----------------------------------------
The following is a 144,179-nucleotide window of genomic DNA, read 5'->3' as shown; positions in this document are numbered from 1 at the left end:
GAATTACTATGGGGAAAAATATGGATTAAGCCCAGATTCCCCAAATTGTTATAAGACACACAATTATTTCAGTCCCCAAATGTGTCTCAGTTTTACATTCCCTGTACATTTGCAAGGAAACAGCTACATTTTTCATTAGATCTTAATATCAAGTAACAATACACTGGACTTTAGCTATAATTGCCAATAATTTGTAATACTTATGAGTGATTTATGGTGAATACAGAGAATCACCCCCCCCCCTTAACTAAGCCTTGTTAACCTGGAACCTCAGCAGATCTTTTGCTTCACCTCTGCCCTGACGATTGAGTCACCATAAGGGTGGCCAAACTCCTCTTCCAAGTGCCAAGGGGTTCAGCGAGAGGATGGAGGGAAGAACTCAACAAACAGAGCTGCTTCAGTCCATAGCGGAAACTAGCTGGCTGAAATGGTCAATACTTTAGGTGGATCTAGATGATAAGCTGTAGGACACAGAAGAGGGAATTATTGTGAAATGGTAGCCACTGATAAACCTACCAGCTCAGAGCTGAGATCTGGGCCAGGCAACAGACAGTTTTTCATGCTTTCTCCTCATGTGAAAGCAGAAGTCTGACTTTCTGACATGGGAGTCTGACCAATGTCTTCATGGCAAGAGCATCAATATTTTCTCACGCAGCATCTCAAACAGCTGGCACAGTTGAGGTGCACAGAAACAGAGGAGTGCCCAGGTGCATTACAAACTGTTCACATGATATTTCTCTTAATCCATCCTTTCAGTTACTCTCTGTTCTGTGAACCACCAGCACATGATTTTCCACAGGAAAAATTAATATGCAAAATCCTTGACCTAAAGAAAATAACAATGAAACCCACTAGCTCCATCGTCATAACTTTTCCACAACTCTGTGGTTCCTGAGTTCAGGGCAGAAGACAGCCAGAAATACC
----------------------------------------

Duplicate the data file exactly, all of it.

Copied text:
The following is a 144,179-nucleotide window of genomic DNA, read 5'->3' as shown; positions in this document are numbered from 1 at the left end:
GAATTACTATGGGGAAAAATATGGATTAAGCCCAGATTCCCCAAATTGTTATAAGACACACAATTATTTCAGTCCCCAAATGTGTCTCAGTTTTACATTCCCTGTACATTTGCAAGGAAACAGCTACATTTTTCATTAGATCTTAATATCAAGTAACAATACACTGGACTTTAGCTATAATTGCCAATAATTTGTAATACTTATGAGTGATTTATGGTGAATACAGAGAATCACCCCCCCCCCTTAACTAAGCCTTGTTAACCTGGAACCTCAGCAGATCTTTTGCTTCACCTCTGCCCTGACGATTGAGTCACCATAAGGGTGGCCAAACTCCTCTTCCAAGTGCCAAGGGGTTCAGCGAGAGGATGGAGGGAAGAACTCAACAAACAGAGCTGCTTCAGTCCATAGCGGAAACTAGCTGGCTGAAATGGTCAATACTTTAGGTGGATCTAGATGATAAGCTGTAGGACACAGAAGAGGGAATTATTGTGAAATGGTAGCCACTGATAAACCTACCAGCTCAGAGCTGAGATCTGGGCCAGGCAACAGACAGTTTTTCATGCTTTCTCCTCATGTGAAAGCAGAAGTCTGACTTTCTGACATGGGAGTCTGACCAATGTCTTCATGGCAAGAGCATCAATATTTTCTCACGCAGCATCTCAAACAGCTGGCACAGTTGAGGTGCACAGAAACAGAGGAGTGCCCAGGTGCATTACAAACTGTTCACATGATATTTCTCTTAATCCATCCTTTCAGTTACTCTCTGTTCTGTGAACCACCAGCACATGATTTTCCACAGGAAAAATTAATATGCAAAATCCTTGACCTAAAGAAAATAACAATGAAACCCACTAGCTCCATCGTCATAACTTTTCCACAACTCTGTGGTTCCTGAGTTCAGGGCAGAAGACAGCCAGAAATACC